Tunisia police clash with Salafists over meeting ban

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Media captionFootage shows clashes between protesters and police on the streets of Tunis

Tunisian police have clashed with hundreds of hardline Islamists after the authorities banned a Salafist group from holding its annual meeting.

At least one protester died in the Tunis suburb of Ettadhamen and several police and protesters were injured.

Police also clashed with protesters in the central city of Kairouan where the Ansar al-Sharia meeting was planned.

The government banned the congress last week, saying it posed a threat to public security.

The group urged its supporters instead to gather for the meeting in Ettadhamen.

Some 500 supporters were reported to have descended on Ettadhamen on Sunday, erecting barricades and hurling stones at police who responded by firing tear gas.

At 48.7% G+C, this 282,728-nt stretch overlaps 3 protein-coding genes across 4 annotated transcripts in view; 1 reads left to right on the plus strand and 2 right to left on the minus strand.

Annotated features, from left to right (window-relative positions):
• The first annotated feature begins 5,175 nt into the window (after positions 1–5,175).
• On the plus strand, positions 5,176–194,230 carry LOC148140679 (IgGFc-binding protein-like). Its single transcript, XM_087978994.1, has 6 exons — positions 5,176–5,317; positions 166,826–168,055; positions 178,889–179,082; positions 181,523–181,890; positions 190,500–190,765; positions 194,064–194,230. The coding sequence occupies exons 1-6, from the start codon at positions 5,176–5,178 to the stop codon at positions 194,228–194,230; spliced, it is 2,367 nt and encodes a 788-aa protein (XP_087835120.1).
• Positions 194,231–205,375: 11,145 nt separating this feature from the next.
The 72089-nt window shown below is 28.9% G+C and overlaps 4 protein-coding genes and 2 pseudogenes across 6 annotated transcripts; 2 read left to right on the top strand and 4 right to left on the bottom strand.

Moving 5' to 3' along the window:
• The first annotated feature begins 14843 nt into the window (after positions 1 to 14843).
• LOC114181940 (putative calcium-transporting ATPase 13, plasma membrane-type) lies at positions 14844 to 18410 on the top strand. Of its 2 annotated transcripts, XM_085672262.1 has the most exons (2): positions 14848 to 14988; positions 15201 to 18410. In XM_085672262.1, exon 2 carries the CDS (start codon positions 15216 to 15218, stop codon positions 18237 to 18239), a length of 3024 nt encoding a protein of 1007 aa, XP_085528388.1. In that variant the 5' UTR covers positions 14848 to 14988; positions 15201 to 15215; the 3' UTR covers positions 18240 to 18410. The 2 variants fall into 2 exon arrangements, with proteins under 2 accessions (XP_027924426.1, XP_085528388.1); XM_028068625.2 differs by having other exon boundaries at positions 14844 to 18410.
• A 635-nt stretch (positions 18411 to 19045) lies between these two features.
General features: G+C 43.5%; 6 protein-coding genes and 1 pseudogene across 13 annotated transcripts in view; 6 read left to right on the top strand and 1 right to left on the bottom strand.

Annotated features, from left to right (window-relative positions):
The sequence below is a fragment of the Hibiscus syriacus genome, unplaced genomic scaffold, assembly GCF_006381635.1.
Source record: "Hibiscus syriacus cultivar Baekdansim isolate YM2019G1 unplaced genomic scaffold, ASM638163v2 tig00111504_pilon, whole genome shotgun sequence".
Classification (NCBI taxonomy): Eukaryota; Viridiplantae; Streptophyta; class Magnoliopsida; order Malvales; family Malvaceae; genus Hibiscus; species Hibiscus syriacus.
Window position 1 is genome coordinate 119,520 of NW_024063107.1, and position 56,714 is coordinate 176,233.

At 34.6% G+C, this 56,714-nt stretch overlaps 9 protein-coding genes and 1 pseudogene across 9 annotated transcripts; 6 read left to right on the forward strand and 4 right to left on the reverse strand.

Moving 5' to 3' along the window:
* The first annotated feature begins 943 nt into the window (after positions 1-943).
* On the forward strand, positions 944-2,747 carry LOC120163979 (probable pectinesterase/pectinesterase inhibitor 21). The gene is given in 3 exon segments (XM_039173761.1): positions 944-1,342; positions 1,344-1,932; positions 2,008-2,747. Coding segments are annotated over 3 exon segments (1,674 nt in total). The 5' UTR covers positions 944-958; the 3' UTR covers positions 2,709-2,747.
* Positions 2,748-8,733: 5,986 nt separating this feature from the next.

The state news agency said that a 27-year-old man was killed and 11 policemen were injured in the running street battles that followed.

Police eventually forced protesters to retreat into the neighbouring district of Intilaka where sporadic clashes continued into the early evening.

A massive police presence in Kairouan also failed to prevent Salafists from gathering there. Scuffles broke out in the city centre as police used tear gas to disperse the stone-throwing protesters.

Ansar al-Sharia said its spokesman, Seifeddine Rais, had been arrested but it was not immediately clear why.

The government on Friday said it was banning Ansar al-Sharia from gathering in Kairouan because it had "shown disdain for state institutions, incited violence against them and poses a threat to public security".

Ansar al-Sharia used its Facebook page to say it was moving its congress to Ettadhamen.

Last year's congress in Kairouan attracted some 4,000 supporters.

The governing Ennahda party was elected following the overthrow of President Zine el-Abidine Ben Ali in January 2011.

It governs in coalition with two non-religious parties and has promised not to ban alcohol or impose the veil.

But Salafists want stricter Islamic laws imposed in Tunisia, and are demanding the introduction of Sharia.